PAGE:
Heated Seat Replacing Broken Element

Heated Seat Replacing Broken Element - A common ailment in...

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Replacing a Failed Heated Seat Element A common ailment in urS cars is failed front seat heater elements. This is a guide to replacing a bad heating element. Warning: This is not a quick or simple procedure. Allow a full day and make sure you have all the parts and tools on hand before you begin. Take your time, be patient, and be gentle. Read this guide all the way through before you begin. Consider the condition of the outer bolster before you begin; both the leather cover and bolster cushion are available separately from Audi and are very easy to replace while repairing the seat base heater. Verifying that the element is bad: That first step to any repair job is verifying that the part to be replaced is actually the source of the problem. While it is true that most heated seat failures are the result of a failed element, and most failed elements are in the seat base (rather than the back), there is little joy in completing this complex, timing-consuming, and expensive repair only to find that your butt is still chilly. The only time when testing is not necessary is when the heater is still working but has developed a “hot spot” where one area gets much hotter than the rest of the seat; failure here is certain, and ignoring this warning can result in a black hole burned through your leather. It is also much more likely that the driver’s seat will fail than the passenger’s. This write-up will assume the work is being performed on the driver’s seat; the passenger’s is the same idea, but most locations are reversed. To determine whether one of your elements has burned out, each must be “ohmed out” or tested for continuity. This is a simple test, but it does require an ohmmeter. In simple terms, an ohmmeter measures resistance. A working seat heater element will read some resistance; a broken element will read infinite resistance, or open circuit. To test: Find the red plastic plug under the seat behind the driver’s right ankle (this may be black on some early cars). The plug houses six wires, two are for the back element, two are for the base element, and two lighter gauge wires for the thermostatic control which is embedded in the base element. In the photo below, the seat has been unbolted and tilted backwards. It is not necessary to do this to get to the plug.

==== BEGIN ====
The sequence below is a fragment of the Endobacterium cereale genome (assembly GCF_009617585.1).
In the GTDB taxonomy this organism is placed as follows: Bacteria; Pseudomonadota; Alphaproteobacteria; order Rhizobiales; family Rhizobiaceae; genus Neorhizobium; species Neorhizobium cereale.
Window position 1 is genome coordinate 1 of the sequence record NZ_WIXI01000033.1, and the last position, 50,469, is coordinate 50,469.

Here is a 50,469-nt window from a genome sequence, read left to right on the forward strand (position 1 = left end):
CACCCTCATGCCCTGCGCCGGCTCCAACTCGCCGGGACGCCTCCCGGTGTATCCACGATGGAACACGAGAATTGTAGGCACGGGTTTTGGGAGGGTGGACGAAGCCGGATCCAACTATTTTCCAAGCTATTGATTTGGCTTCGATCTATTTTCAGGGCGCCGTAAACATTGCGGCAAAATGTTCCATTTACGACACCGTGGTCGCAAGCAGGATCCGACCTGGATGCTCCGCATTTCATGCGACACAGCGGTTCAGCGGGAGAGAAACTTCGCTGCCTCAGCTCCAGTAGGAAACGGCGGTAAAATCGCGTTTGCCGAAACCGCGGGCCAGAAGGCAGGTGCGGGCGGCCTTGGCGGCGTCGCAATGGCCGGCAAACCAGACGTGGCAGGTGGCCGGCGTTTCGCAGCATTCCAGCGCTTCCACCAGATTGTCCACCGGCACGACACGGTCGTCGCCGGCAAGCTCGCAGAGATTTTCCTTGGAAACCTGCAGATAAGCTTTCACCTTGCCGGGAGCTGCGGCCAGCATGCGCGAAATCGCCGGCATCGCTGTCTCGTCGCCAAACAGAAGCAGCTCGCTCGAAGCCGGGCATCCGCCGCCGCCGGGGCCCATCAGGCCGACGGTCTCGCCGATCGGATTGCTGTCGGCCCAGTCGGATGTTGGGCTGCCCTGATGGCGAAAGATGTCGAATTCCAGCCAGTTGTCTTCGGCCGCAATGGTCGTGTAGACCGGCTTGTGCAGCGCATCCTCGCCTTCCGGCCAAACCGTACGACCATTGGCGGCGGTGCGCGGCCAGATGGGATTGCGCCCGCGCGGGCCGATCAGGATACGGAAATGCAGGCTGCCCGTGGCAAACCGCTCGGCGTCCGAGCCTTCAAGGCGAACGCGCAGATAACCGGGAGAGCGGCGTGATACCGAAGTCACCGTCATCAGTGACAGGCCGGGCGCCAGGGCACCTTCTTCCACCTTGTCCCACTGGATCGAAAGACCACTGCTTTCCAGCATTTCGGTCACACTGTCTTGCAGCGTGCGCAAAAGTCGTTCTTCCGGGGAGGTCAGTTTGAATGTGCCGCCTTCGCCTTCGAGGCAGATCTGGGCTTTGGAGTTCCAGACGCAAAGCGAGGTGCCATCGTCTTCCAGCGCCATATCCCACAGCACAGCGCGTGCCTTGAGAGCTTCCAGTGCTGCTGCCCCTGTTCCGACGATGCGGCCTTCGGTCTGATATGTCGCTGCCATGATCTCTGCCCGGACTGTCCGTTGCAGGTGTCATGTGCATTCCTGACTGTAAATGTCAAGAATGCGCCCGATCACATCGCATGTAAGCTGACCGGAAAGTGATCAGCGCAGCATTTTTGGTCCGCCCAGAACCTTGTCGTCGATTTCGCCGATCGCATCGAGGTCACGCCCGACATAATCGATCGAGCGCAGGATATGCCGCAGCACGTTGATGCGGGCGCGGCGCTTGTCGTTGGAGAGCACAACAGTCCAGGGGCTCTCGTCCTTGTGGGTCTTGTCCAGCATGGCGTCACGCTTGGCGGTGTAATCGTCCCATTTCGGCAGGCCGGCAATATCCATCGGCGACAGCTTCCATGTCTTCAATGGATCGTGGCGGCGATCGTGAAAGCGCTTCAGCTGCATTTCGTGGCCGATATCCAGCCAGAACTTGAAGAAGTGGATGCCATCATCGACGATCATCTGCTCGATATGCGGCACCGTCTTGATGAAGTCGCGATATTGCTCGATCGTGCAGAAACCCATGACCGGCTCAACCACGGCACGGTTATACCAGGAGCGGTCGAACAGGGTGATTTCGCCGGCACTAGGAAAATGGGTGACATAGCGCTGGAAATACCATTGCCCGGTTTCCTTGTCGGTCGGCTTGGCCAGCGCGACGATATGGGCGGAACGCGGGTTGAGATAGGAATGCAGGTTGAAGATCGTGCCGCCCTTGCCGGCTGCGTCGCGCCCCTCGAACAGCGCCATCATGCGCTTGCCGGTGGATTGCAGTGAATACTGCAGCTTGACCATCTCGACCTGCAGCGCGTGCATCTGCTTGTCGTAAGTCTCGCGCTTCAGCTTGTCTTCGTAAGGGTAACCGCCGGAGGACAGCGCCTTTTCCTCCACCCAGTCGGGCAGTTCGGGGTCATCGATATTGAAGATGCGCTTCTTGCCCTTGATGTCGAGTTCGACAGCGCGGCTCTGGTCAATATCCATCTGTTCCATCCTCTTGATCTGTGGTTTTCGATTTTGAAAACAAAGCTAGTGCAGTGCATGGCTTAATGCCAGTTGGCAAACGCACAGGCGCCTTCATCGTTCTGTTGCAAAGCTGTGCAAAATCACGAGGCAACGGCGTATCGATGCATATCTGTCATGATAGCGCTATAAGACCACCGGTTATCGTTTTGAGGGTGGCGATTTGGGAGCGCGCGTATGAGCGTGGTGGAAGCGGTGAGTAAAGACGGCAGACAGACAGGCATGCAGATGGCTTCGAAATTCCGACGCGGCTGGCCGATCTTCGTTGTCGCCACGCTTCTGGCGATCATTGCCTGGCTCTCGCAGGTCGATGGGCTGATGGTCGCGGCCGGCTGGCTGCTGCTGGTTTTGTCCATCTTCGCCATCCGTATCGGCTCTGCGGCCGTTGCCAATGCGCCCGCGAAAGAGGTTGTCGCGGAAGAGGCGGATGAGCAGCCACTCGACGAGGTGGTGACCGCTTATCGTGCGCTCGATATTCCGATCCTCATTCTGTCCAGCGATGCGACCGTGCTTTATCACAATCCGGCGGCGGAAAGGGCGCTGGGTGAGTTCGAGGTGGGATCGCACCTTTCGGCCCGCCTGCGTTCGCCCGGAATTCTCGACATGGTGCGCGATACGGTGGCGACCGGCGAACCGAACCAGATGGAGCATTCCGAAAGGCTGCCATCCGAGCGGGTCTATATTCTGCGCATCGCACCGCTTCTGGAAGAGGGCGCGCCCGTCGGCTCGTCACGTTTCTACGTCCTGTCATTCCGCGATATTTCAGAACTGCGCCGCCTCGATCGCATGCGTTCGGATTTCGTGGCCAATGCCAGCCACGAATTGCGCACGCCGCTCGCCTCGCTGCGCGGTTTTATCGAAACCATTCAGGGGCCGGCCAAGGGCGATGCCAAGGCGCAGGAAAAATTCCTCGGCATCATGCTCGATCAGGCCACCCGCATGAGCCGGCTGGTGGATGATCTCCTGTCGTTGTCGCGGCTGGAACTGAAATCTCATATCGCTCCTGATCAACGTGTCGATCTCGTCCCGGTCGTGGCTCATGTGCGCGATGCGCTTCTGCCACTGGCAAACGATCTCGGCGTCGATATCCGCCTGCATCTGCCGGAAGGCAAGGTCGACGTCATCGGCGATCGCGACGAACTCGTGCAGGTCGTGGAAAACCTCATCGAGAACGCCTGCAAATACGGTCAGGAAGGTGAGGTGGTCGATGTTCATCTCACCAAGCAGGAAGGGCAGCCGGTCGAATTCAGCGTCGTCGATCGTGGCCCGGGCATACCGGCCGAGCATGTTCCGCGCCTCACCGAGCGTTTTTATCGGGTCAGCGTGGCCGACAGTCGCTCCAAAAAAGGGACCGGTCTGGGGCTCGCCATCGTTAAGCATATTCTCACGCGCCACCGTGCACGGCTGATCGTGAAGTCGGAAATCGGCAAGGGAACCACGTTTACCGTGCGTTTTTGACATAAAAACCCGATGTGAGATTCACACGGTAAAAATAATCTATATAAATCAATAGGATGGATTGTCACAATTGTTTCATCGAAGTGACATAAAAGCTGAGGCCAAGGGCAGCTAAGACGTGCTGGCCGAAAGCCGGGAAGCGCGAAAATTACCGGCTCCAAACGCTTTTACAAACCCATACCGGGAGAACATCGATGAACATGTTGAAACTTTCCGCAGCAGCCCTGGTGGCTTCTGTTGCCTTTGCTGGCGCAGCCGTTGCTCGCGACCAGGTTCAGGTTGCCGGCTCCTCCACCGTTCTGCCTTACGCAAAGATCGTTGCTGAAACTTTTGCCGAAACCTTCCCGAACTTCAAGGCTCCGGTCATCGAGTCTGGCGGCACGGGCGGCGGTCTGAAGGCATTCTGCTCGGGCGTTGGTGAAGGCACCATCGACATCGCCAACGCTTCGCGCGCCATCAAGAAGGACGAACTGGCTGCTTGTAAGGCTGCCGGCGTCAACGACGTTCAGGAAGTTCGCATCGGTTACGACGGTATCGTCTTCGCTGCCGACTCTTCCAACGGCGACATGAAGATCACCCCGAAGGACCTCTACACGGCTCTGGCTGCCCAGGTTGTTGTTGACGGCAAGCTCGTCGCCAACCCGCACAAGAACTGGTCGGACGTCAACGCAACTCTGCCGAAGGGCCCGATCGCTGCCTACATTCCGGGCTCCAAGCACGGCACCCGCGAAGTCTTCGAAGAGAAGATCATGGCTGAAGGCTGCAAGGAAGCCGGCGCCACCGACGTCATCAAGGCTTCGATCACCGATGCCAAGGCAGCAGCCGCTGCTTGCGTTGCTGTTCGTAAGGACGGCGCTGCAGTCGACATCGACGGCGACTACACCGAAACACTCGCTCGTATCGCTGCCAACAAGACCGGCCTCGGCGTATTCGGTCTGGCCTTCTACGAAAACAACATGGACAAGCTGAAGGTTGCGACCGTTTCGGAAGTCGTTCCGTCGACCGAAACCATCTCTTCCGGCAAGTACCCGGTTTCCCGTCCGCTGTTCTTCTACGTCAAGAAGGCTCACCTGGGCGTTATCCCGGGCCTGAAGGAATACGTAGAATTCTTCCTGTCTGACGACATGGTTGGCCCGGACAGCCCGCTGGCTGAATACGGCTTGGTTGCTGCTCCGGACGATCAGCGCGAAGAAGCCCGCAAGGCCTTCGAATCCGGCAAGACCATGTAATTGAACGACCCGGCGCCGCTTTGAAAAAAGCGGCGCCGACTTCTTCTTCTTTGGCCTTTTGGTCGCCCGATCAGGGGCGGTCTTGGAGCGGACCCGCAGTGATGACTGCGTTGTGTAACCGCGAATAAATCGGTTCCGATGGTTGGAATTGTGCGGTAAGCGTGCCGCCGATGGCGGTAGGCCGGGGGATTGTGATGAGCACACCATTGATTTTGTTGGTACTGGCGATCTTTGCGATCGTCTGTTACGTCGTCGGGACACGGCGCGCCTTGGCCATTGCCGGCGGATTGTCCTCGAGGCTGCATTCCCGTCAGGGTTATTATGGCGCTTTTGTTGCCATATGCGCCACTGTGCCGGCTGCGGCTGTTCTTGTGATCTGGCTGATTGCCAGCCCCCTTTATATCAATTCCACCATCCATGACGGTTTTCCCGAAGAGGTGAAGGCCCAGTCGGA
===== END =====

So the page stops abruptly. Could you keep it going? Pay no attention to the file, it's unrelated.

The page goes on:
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Unplug the wires. In the picture above, the green portion is the main harness; the red is the seat harness. The red should remain clipped to the bottom of the seat. Bentley is (at best) confusing as to which wire is which, so the best bet is to detach the red plug from the bracket that holds it to the seat bottom. Turn it around so that you can see the 6 wires going in. Note that as they exit the plug from the rear, they enter two plastic tubes or looms; two should be together in one plastic casing, four in the other. The two go to the seat back, the four to the base. Use the ohmmeter to test the two seat back element wires for continuity. Now look at the remaining four wires, two are heavier gauge; these are the base/bottom
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This note was uploaded on 04/15/2009 for the course MECH Mech 220 taught by Professor Ikovic during the Spring '09 term at NJIT.

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Heated Seat Replacing Broken Element - A common ailment in...

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